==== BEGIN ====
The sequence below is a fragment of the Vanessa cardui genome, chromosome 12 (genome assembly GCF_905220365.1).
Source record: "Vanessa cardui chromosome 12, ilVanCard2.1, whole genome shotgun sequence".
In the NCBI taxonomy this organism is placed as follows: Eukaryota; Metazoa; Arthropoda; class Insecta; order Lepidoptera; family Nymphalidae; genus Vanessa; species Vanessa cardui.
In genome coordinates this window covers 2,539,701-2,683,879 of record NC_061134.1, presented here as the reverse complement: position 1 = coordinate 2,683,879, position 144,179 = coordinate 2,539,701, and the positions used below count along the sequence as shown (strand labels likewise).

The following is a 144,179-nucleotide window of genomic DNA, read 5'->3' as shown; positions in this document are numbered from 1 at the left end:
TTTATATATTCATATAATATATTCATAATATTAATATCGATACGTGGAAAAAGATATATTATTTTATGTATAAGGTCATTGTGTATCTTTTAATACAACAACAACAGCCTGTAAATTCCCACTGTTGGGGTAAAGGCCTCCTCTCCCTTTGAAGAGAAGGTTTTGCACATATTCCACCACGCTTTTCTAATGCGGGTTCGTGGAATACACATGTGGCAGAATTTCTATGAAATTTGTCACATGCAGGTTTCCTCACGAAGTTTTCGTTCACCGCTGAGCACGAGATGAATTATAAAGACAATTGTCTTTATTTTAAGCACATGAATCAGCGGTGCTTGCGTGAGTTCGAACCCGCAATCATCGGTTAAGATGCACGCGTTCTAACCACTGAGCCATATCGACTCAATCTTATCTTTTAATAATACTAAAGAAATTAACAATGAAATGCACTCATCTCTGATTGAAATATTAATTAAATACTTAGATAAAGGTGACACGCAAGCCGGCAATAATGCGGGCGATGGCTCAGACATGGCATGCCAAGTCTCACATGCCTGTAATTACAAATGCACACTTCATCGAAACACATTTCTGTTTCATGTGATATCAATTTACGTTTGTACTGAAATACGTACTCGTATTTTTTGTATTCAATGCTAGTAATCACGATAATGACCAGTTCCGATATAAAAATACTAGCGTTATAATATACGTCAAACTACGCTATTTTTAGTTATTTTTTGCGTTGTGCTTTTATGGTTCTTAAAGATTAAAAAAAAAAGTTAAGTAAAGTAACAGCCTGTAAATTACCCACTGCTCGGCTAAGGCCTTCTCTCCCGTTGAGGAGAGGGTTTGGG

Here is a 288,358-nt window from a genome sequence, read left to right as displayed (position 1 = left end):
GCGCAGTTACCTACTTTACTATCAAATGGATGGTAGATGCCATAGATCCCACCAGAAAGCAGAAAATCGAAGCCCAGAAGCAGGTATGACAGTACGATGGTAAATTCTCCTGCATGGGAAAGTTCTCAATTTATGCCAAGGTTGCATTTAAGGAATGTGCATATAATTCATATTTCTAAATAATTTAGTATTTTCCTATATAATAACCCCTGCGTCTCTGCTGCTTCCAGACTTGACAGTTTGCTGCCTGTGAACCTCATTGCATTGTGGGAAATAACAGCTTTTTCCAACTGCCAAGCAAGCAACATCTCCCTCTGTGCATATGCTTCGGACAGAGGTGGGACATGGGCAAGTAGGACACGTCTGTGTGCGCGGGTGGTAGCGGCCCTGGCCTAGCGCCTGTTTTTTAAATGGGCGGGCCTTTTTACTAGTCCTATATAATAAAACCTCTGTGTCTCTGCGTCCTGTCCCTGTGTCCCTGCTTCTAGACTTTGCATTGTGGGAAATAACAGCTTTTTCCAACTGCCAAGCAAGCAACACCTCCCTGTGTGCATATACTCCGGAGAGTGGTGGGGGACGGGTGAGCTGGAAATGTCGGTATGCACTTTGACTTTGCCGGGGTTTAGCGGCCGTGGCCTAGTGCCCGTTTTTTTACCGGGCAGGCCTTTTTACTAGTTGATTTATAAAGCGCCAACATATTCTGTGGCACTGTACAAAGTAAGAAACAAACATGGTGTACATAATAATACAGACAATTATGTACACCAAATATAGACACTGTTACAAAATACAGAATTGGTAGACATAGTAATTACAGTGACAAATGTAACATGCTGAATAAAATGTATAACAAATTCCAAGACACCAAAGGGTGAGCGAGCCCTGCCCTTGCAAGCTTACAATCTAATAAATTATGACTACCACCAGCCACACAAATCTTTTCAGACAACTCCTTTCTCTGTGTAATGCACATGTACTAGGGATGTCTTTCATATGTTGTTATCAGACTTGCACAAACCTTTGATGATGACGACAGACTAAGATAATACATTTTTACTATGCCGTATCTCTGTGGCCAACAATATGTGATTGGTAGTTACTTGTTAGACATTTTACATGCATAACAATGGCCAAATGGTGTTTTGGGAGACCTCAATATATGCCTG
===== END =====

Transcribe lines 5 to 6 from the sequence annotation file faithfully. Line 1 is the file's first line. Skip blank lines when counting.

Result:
The following is a 144,179-nucleotide window of genomic DNA, read 5'->3' as shown; positions in this document are numbered from 1 at the left end:
TTTATATATTCATATAATATATTCATAATATTAATATCGATACGTGGAAAAAGATATATTATTTTATGTATAAGGTCATTGTGTATCTTTTAATACAACAACAACAGCCTGTAAATTCCCACTGTTGGGGTAAAGGCCTCCTCTCCCTTTGAAGAGAAGGTTTTGCACATATTCCACCACGCTTTTCTAATGCGGGTTCGTGGAATACACATGTGGCAGAATTTCTATGAAATTTGTCACATGCAGGTTTCCTCACGAAGTTTTCGTTCACCGCTGAGCACGAGATGAATTATAAAGACAATTGTCTTTATTTTAAGCACATGAATCAGCGGTGCTTGCGTGAGTTCGAACCCGCAATCATCGGTTAAGATGCACGCGTTCTAACCACTGAGCCATATCGACTCAATCTTATCTTTTAATAATACTAAAGAAATTAACAATGAAATGCACTCATCTCTGATTGAAATATTAATTAAATACTTAGATAAAGGTGACACGCAAGCCGGCAATAATGCGGGCGATGGCTCAGACATGGCATGCCAAGTCTCACATGCCTGTAATTACAAATGCACACTTCATCGAAACACATTTCTGTTTCATGTGATATCAATTTACGTTTGTACTGAAATACGTACTCGTATTTTTTGTATTCAATGCTAGTAATCACGATAATGACCAGTTCCGATATAAAAATACTAGCGTTATAATATACGTCAAACTACGCTATTTTTAGTTATTTTTTGCGTTGTGCTTTTATGGTTCTTAAAGATTAAAAAAAAAAGTTAAGTAAAGTAACAGCCTGTAAATTACCCACTGCTCGGCTAAGGCCTTCTCTCCCGTTGAGGAGAGGGTTTGGG